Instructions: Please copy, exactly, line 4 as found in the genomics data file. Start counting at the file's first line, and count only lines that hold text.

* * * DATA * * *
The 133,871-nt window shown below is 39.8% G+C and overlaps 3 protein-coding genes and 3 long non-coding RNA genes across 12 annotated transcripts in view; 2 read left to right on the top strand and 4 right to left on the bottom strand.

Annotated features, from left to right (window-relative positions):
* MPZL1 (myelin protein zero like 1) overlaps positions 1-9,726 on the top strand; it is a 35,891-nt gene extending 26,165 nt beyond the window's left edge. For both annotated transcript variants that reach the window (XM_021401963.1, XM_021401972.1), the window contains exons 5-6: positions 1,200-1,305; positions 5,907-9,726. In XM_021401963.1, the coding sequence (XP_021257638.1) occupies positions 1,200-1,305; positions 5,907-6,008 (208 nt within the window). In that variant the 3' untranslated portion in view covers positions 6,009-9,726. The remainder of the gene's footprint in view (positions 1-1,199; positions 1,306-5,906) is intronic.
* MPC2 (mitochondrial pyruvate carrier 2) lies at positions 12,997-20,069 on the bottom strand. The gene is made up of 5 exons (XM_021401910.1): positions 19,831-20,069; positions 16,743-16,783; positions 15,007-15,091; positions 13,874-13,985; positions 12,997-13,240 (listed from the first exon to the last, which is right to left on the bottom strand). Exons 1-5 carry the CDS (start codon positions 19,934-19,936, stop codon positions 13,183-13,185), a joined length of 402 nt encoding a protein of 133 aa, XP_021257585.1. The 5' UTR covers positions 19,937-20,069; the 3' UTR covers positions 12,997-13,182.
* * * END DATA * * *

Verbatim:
* MPC2 (mitochondrial pyruvate carrier 2) lies at positions 12,997-20,069 on the bottom strand. The gene is made up of 5 exons (XM_021401910.1): positions 19,831-20,069; positions 16,743-16,783; positions 15,007-15,091; positions 13,874-13,985; positions 12,997-13,240 (listed from the first exon to the last, which is right to left on the bottom strand). Exons 1-5 carry the CDS (start codon positions 19,934-19,936, stop codon positions 13,183-13,185), a joined length of 402 nt encoding a protein of 133 aa, XP_021257585.1. The 5' UTR covers positions 19,937-20,069; the 3' UTR covers positions 12,997-13,182.